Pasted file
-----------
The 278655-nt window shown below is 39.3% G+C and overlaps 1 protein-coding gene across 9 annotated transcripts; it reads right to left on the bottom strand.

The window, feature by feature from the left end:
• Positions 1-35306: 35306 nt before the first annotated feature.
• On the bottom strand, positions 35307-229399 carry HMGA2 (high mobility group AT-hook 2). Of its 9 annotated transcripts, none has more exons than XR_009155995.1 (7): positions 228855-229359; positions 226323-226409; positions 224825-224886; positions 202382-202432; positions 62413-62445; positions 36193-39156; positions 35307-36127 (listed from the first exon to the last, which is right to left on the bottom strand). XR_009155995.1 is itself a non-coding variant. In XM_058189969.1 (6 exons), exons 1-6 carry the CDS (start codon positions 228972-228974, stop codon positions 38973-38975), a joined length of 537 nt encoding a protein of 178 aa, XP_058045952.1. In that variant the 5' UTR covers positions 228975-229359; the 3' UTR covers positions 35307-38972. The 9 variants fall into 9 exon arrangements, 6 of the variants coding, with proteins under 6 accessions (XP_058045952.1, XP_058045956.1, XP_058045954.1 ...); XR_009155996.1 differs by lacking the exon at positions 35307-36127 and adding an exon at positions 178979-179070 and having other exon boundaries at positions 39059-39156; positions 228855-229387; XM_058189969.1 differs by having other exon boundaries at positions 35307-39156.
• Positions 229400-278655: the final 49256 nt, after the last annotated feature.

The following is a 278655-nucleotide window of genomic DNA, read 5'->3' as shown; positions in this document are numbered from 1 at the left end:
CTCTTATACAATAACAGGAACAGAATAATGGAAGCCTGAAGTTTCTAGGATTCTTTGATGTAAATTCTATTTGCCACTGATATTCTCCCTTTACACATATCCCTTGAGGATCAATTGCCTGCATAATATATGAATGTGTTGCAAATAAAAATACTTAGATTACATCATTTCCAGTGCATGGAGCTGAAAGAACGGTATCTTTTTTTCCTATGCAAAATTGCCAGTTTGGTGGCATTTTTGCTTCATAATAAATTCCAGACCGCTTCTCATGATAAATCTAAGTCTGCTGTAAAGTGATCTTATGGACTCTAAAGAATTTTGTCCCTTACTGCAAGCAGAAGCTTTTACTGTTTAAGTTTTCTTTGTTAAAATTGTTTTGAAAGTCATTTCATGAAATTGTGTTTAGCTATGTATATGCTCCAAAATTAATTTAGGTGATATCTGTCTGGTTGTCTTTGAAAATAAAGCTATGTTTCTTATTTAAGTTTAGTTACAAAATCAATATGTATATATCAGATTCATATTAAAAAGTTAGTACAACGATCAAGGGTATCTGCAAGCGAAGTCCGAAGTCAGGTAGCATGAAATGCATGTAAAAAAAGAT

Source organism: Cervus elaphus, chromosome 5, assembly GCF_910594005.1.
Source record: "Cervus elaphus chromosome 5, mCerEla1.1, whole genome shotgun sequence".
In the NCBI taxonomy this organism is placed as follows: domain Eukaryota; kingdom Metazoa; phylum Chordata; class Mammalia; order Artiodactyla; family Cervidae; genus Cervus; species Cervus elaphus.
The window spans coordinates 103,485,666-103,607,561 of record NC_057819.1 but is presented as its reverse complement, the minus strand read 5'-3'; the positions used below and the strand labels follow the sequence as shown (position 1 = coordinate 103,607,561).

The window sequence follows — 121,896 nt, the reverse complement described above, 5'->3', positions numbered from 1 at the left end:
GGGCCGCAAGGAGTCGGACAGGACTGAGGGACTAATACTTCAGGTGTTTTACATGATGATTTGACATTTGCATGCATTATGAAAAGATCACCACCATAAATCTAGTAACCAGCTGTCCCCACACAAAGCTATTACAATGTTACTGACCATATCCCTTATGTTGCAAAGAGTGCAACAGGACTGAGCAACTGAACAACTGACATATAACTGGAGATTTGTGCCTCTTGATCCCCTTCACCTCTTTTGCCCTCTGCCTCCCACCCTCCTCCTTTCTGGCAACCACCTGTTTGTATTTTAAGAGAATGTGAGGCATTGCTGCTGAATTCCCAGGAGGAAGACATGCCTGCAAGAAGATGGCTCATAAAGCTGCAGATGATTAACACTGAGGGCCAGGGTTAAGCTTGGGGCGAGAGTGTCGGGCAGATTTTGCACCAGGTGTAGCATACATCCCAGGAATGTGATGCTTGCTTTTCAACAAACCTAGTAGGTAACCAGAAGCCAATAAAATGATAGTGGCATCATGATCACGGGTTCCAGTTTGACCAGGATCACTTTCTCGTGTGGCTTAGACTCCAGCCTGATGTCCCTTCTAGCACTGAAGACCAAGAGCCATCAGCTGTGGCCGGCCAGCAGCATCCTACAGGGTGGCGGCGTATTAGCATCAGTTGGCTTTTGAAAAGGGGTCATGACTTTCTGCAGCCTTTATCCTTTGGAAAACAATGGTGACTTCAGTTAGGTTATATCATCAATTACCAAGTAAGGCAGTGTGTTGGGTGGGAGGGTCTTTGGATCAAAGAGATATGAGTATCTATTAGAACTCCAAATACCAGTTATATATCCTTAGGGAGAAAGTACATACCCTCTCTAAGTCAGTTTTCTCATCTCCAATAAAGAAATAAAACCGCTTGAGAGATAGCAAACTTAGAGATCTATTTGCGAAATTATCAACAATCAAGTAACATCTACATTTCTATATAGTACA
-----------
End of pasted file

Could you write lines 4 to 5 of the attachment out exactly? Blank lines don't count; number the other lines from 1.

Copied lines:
• On the bottom strand, positions 35307-229399 carry HMGA2 (high mobility group AT-hook 2). Of its 9 annotated transcripts, none has more exons than XR_009155995.1 (7): positions 228855-229359; positions 226323-226409; positions 224825-224886; positions 202382-202432; positions 62413-62445; positions 36193-39156; positions 35307-36127 (listed from the first exon to the last, which is right to left on the bottom strand). XR_009155995.1 is itself a non-coding variant. In XM_058189969.1 (6 exons), exons 1-6 carry the CDS (start codon positions 228972-228974, stop codon positions 38973-38975), a joined length of 537 nt encoding a protein of 178 aa, XP_058045952.1. In that variant the 5' UTR covers positions 228975-229359; the 3' UTR covers positions 35307-38972. The 9 variants fall into 9 exon arrangements, 6 of the variants coding, with proteins under 6 accessions (XP_058045952.1, XP_058045956.1, XP_058045954.1 ...); XR_009155996.1 differs by lacking the exon at positions 35307-36127 and adding an exon at positions 178979-179070 and having other exon boundaries at positions 39059-39156; positions 228855-229387; XM_058189969.1 differs by having other exon boundaries at positions 35307-39156.
• Positions 229400-278655: the final 49256 nt, after the last annotated feature.